This one is a huge deal and is mostly about being a considerate person and caring about your colleagues – the people behind the work. No one goes through life without facing some sort of hardships. If a loved one falls ill, passes away or if a long-term relationship comes to an end, having someone that listens and cares about you, while also alleviating your workload can have a huge effect on people. It’s sometimes hard to juggle work and personal life, especially when going through hard times, and knowing that your employer will try their best to help you out can mean the world.
Source: Next Consulting
8. Be interested
We tend to naturally talk a lot with our colleagues, about everything from personal interests to weekend plans. If a colleague, for instance, tells you that they’re going to a boat show this weekend, it is always appreciated to ask follow-up questions and maybe even ask how the show was the following week. This might be obvious to most, but it is an important way of showing your employees that you listen to them and take an interest in their lives.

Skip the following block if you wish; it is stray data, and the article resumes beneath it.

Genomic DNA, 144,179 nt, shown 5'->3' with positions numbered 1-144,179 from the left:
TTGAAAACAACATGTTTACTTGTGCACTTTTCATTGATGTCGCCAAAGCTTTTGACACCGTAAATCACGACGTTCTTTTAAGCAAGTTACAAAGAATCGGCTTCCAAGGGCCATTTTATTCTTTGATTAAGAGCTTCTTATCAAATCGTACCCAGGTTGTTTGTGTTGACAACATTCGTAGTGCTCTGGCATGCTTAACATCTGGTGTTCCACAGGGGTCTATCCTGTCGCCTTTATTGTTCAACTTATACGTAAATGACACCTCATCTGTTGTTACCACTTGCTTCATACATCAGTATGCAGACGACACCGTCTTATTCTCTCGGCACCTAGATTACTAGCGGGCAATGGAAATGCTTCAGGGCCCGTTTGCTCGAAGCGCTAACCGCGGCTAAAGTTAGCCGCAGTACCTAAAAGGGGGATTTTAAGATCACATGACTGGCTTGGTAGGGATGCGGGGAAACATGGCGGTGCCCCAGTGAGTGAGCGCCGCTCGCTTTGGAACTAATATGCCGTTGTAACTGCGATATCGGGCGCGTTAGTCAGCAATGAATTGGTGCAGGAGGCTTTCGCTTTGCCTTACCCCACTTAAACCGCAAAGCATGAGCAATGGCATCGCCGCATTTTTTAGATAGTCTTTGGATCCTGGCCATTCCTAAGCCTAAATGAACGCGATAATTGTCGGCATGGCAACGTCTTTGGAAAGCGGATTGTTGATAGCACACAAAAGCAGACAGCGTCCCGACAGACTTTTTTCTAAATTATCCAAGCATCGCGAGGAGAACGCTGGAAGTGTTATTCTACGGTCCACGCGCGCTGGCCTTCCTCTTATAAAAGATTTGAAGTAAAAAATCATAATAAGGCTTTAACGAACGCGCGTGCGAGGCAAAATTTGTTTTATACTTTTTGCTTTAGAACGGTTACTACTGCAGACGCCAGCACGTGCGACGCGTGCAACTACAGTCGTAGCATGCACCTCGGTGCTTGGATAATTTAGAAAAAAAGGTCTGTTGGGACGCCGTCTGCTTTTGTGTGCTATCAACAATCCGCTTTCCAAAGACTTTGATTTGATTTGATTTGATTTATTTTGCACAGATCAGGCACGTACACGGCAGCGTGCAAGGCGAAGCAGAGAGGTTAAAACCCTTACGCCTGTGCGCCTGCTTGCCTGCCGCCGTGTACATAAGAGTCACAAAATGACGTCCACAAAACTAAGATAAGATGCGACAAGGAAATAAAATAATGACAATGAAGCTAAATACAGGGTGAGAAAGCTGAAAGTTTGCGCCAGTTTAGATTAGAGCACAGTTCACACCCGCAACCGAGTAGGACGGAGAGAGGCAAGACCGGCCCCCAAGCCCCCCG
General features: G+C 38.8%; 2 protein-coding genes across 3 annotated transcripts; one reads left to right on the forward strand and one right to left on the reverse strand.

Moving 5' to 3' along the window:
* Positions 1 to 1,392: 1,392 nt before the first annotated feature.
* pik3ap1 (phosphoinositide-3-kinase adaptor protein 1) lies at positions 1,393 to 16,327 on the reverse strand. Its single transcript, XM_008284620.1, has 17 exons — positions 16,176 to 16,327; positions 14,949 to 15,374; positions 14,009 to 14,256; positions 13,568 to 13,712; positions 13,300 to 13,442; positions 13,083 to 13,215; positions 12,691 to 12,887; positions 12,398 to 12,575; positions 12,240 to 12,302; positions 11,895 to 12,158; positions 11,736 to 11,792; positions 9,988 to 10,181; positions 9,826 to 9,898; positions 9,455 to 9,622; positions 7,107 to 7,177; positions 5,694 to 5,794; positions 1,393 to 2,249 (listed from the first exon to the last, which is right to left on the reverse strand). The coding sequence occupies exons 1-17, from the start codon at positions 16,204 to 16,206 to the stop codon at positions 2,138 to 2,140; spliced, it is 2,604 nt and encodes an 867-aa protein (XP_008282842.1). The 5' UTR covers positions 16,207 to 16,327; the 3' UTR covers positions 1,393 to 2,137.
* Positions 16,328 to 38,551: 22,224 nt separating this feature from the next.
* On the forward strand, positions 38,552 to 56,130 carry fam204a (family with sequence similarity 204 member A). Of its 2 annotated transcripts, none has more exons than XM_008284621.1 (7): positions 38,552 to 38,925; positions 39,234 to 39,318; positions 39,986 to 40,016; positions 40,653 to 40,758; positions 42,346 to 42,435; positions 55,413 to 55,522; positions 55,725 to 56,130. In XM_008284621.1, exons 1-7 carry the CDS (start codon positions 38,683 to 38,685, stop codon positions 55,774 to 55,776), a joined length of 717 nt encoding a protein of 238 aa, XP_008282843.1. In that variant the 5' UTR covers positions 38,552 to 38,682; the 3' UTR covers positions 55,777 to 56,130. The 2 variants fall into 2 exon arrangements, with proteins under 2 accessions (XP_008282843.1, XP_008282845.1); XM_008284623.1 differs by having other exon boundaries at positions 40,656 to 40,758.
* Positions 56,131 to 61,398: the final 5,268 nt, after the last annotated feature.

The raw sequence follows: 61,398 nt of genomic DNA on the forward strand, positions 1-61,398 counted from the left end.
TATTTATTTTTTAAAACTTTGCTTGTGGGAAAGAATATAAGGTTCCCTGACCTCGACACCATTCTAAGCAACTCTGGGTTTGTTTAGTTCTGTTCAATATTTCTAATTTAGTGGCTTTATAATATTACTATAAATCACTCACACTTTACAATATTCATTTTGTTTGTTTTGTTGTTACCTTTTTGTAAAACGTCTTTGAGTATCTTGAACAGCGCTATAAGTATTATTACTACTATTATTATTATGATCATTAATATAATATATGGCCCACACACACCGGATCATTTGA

Having a lot of employees can make it hard to retain everything you hear from your employees. A tip to make things easier is to always make notes when an employee tells you something about their personal life and then use your notes to ask follow-ups during meetings. Doing this regularly will make your employee feel seen and heard. On the other hand, if they feel like you don’t care about what they have to say, this might lead to them not being as engaged at work and maybe even looking to move on.